The discrepant findings regarding prostate cancer and dietary antioxidants prompted this study of dietary antioxidant intake using a cumulative index of the antioxidant capacity of diet and supplements( 16 ). A cumulative measure of antioxidant intake from diet and supplements may circumvent issues of multiplicity in associations between individual dietary antioxidants and disease risk. Such an estimate of dietary antioxidant intake has been studied recently with regard to prostate cancer incidence( 17 ); however, little is known about the relationship between dietary antioxidants and levels of oxidative stress among prostate cancer patients. Therefore, the objectives of this study were to measure the dietary antioxidant intake and biomarkers of oxidative stress of men diagnosed with incident prostate cancer and to determine whether antioxidant intake is inversely related to oxidative stress.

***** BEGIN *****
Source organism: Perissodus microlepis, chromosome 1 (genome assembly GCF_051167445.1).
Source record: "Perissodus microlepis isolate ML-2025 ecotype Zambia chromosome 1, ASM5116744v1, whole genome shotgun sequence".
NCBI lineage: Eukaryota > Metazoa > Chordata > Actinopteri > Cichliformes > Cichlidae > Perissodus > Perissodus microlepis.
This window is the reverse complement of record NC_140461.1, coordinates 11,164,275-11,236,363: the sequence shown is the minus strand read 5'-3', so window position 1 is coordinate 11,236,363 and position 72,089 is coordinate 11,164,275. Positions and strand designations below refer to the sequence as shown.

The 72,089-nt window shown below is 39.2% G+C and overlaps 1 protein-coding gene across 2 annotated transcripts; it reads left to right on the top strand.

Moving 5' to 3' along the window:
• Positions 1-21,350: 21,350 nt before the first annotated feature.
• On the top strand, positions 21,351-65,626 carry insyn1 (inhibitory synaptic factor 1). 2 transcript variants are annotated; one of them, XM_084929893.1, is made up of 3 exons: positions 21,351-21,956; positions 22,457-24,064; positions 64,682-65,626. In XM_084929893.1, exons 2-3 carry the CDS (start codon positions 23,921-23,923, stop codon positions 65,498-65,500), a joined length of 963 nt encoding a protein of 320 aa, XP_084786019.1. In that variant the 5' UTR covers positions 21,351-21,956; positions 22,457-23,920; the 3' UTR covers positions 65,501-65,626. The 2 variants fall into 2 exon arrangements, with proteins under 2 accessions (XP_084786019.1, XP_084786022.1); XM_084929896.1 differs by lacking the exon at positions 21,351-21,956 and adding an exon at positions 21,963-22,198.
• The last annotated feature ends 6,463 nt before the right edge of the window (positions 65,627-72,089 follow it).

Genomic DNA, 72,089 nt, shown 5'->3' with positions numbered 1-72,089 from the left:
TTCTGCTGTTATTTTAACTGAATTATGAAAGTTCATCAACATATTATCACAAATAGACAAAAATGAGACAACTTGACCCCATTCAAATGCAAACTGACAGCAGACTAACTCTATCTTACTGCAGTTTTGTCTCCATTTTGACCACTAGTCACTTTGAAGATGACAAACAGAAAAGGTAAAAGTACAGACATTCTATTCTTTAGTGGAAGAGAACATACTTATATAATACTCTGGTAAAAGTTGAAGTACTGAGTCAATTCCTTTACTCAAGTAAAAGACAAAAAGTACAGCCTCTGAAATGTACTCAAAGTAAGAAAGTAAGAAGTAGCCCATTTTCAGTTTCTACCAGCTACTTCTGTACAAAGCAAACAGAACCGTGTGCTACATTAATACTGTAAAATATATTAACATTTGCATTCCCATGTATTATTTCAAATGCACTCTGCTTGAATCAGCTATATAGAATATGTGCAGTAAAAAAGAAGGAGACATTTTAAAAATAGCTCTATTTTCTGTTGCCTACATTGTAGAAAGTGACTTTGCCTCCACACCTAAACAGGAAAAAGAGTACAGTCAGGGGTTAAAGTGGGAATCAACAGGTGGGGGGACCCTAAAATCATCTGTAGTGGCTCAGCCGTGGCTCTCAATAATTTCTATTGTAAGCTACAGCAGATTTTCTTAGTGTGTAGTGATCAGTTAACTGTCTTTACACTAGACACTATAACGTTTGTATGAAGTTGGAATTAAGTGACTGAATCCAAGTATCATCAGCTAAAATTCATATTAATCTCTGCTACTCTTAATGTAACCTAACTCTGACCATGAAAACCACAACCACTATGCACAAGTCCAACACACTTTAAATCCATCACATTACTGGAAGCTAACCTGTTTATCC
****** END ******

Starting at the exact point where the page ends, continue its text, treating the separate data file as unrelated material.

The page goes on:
Methods

The present study used data collected by the North Carolina-Louisiana Prostate Cancer Project (PCaP), a population-based study of incident prostate cancer( 18 ). In brief, men between 40 and 79 years of age with a first diagnosis of histologically confirmed adenocarcinoma of the prostate on or after 1 July 2004, were eligible to participate in the PCaP. Men had to be able to complete the study interview in English and could not live in an institution or nursing home, be cognitively impaired, under the influence of alcohol, severely medicated or apparently psychotic. Men must have self-identified as either African-American or black or Caucasian or white when responding to the question ‘What is your race?’ This project was approved by the institutional review boards at the Department of Defense Prostate Cancer Research Program, the University of North Carolina and Louisiana State University. The institutional review board at the University of Connecticut also approved this study.